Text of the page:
Lumbar puncture is another relatively noninvasive and may provide a diagnosis of PCNSL if it was positive by cytology. If CSF cytology does not establish the diagnosis, toxoplasma serologies should be obtained. If the toxoplasma serology is negative, early brain biopsy is recommended. Stereotactic brain biopsy is an effective diagnostic procedure in HIV-infected patients with focal brain lesions.

Staging is generally not indicated in patients with PCNSL, as it almost always remains confined to the CNS but can spread within the CNS, such as to the leptomeninges, spinal cord and eye.

Optimal therapy

Figure 3. A follow-up MRI after three cycles of high-dose methotrexate shows the decrease in size and edema of the frontal mass. 

Figure 3. A follow-up MRI after three cycles of high-dose methotrexate shows the decrease in size and edema of the frontal mass.

The optimal therapy for PCNSL is not clear. High-dose methotrexate therapy (eg, 3 g/m2 for four to eight cycles) with leucovorin rescue administered concurrently with steroids and potent antiretroviral therapy, offers palliation for up to 12 to 18 months. High-dose methotrexate plus temozolomide (Temodar, Schering-Plough) and rituximab (Rituxan, Genentech/Idec Pharmaceuticals), used for non-HIV–related PCNSL, may be an approach in certain patients.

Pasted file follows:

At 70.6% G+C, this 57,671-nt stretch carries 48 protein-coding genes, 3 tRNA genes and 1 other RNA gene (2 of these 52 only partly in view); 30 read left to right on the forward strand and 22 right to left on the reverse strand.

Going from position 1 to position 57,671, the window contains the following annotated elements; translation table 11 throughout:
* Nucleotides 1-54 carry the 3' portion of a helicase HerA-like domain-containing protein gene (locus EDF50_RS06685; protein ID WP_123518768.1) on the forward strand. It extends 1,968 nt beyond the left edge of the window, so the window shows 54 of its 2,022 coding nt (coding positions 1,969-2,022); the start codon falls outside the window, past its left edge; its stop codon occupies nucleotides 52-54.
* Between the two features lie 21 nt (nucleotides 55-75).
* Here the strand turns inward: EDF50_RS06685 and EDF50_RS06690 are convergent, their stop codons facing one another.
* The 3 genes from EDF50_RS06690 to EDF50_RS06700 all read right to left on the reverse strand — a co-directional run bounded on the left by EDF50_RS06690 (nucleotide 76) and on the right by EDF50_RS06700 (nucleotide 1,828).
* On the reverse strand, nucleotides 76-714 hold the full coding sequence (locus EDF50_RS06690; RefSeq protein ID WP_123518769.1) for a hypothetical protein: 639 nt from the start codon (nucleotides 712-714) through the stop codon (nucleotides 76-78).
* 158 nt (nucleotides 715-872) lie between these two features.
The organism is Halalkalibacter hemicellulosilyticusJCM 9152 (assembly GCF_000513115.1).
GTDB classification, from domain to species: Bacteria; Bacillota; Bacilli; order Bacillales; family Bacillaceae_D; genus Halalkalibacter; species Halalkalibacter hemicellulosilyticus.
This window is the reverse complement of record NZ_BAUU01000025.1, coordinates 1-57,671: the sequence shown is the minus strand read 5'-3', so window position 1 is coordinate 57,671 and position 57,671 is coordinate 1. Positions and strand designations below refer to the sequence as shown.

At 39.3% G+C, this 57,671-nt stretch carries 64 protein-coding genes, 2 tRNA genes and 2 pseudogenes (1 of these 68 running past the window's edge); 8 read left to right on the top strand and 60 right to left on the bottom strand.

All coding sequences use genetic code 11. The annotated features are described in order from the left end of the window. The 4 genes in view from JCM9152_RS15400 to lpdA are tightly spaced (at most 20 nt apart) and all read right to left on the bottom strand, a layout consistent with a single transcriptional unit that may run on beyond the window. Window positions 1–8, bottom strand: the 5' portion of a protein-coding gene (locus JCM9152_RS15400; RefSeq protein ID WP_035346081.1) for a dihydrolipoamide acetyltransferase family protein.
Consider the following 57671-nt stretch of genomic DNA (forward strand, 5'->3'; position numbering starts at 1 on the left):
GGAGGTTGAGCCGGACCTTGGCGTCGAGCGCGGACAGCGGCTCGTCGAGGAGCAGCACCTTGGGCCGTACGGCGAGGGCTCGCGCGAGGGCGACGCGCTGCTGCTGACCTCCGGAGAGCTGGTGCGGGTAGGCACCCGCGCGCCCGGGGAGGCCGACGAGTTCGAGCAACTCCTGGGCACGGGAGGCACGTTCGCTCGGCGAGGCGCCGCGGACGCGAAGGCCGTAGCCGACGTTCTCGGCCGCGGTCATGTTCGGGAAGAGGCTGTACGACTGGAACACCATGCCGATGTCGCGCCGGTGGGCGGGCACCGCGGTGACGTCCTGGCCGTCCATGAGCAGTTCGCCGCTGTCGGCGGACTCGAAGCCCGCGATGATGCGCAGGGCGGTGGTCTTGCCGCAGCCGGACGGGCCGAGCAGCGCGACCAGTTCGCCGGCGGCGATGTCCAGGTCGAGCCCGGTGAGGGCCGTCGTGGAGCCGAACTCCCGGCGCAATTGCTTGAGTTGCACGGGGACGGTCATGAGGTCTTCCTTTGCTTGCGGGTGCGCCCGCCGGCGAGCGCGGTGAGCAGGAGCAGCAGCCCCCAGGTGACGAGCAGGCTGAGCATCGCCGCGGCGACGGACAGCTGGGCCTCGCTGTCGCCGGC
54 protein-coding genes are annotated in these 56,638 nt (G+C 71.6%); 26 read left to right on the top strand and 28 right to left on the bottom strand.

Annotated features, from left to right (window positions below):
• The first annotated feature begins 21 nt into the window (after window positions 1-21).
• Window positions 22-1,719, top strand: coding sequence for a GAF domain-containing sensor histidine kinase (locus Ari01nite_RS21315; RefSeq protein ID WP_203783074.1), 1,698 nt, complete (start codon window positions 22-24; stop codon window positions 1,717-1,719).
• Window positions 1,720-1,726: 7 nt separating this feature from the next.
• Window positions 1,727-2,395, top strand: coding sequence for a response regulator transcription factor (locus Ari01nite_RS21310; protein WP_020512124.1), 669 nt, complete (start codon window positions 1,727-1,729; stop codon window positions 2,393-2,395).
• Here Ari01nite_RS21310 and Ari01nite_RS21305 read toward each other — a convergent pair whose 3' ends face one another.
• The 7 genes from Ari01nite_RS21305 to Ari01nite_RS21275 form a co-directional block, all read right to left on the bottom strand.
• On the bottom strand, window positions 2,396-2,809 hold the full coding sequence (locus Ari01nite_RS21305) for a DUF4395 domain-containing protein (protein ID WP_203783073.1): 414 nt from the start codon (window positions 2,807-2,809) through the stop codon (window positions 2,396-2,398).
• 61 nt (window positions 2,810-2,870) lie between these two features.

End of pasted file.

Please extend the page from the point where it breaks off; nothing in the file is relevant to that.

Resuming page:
A small pilot study evaluated the efficacy of high-dose methotrexate given intravenously without radiation therapy in 15 patients with PCNSL and a mean CD4 cell count of 30/mL. Forty-seven percent of patients had a complete response, and the median survival was 19 months. This occurred without the neurologic impairment that can occur with radiation therapy.

PCNSL is extremely sensitive to radiation therapy, but its use in the initial treatment is controversial. Radiation alone had been the initial therapy of choice before introduction of high-dose systemic methotrexate. It still remains an option for the palliative treatment of patients who are not candidates for high-dose systemic chemotherapy, but it is associated with long-term neurotoxicity.

For younger patients who fail to achieve a complete response with high-dose methotrexate, the addition of a second chemotherapy agent or the addition of whole-brain radiation therapy after completion of chemotherapy rather than waiting until the development of progressive disease can be considered.